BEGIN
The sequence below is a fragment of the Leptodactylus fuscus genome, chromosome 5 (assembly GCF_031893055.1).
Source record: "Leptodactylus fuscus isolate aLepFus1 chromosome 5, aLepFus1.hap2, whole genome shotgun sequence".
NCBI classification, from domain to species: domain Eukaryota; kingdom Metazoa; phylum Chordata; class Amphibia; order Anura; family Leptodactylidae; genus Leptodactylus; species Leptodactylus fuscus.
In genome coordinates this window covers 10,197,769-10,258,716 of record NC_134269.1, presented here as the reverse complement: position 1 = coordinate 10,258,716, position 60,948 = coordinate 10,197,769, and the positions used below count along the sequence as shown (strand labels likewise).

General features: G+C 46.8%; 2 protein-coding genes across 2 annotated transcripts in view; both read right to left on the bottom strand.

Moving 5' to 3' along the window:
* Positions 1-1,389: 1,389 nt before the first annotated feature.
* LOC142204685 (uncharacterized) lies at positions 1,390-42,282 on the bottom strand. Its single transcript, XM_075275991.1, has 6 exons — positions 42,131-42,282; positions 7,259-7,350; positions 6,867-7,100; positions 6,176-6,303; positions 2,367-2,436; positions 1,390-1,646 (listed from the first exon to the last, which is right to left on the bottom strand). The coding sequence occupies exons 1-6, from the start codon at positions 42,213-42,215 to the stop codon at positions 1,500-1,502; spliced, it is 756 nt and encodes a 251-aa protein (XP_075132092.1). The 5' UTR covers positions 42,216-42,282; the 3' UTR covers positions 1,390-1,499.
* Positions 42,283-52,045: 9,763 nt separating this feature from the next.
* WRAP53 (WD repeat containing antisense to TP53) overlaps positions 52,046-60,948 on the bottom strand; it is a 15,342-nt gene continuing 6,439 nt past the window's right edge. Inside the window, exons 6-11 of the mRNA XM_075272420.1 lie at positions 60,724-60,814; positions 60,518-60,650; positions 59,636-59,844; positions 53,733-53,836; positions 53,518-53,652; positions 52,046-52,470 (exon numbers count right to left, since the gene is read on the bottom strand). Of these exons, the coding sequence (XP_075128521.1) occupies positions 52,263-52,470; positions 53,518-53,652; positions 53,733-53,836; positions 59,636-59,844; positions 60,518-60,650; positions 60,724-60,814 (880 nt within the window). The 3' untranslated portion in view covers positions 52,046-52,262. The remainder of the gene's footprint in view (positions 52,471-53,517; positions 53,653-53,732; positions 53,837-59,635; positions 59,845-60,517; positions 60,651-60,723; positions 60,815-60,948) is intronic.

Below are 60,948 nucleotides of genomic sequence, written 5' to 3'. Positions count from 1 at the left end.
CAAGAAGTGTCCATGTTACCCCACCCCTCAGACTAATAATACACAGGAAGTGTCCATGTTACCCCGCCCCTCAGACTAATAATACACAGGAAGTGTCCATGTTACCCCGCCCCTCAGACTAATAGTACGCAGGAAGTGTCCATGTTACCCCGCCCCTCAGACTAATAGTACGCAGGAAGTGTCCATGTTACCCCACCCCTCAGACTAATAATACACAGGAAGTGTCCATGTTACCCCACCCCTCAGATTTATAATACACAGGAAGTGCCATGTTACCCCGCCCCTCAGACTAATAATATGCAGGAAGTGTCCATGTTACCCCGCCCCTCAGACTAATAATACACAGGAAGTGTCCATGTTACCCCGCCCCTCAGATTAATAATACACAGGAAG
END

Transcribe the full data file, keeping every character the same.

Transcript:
The sequence below is a fragment of the Leptodactylus fuscus genome, chromosome 5 (assembly GCF_031893055.1).
Source record: "Leptodactylus fuscus isolate aLepFus1 chromosome 5, aLepFus1.hap2, whole genome shotgun sequence".
NCBI classification, from domain to species: domain Eukaryota; kingdom Metazoa; phylum Chordata; class Amphibia; order Anura; family Leptodactylidae; genus Leptodactylus; species Leptodactylus fuscus.
In genome coordinates this window covers 10,197,769-10,258,716 of record NC_134269.1, presented here as the reverse complement: position 1 = coordinate 10,258,716, position 60,948 = coordinate 10,197,769, and the positions used below count along the sequence as shown (strand labels likewise).

General features: G+C 46.8%; 2 protein-coding genes across 2 annotated transcripts in view; both read right to left on the bottom strand.

Moving 5' to 3' along the window:
* Positions 1-1,389: 1,389 nt before the first annotated feature.
* LOC142204685 (uncharacterized) lies at positions 1,390-42,282 on the bottom strand. Its single transcript, XM_075275991.1, has 6 exons — positions 42,131-42,282; positions 7,259-7,350; positions 6,867-7,100; positions 6,176-6,303; positions 2,367-2,436; positions 1,390-1,646 (listed from the first exon to the last, which is right to left on the bottom strand). The coding sequence occupies exons 1-6, from the start codon at positions 42,213-42,215 to the stop codon at positions 1,500-1,502; spliced, it is 756 nt and encodes a 251-aa protein (XP_075132092.1). The 5' UTR covers positions 42,216-42,282; the 3' UTR covers positions 1,390-1,499.
* Positions 42,283-52,045: 9,763 nt separating this feature from the next.
* WRAP53 (WD repeat containing antisense to TP53) overlaps positions 52,046-60,948 on the bottom strand; it is a 15,342-nt gene continuing 6,439 nt past the window's right edge. Inside the window, exons 6-11 of the mRNA XM_075272420.1 lie at positions 60,724-60,814; positions 60,518-60,650; positions 59,636-59,844; positions 53,733-53,836; positions 53,518-53,652; positions 52,046-52,470 (exon numbers count right to left, since the gene is read on the bottom strand). Of these exons, the coding sequence (XP_075128521.1) occupies positions 52,263-52,470; positions 53,518-53,652; positions 53,733-53,836; positions 59,636-59,844; positions 60,518-60,650; positions 60,724-60,814 (880 nt within the window). The 3' untranslated portion in view covers positions 52,046-52,262. The remainder of the gene's footprint in view (positions 52,471-53,517; positions 53,653-53,732; positions 53,837-59,635; positions 59,845-60,517; positions 60,651-60,723; positions 60,815-60,948) is intronic.

Below are 60,948 nucleotides of genomic sequence, written 5' to 3'. Positions count from 1 at the left end.
CAAGAAGTGTCCATGTTACCCCACCCCTCAGACTAATAATACACAGGAAGTGTCCATGTTACCCCGCCCCTCAGACTAATAATACACAGGAAGTGTCCATGTTACCCCGCCCCTCAGACTAATAGTACGCAGGAAGTGTCCATGTTACCCCGCCCCTCAGACTAATAGTACGCAGGAAGTGTCCATGTTACCCCACCCCTCAGACTAATAATACACAGGAAGTGTCCATGTTACCCCACCCCTCAGATTTATAATACACAGGAAGTGCCATGTTACCCCGCCCCTCAGACTAATAATATGCAGGAAGTGTCCATGTTACCCCGCCCCTCAGACTAATAATACACAGGAAGTGTCCATGTTACCCCGCCCCTCAGATTAATAATACACAGGAAG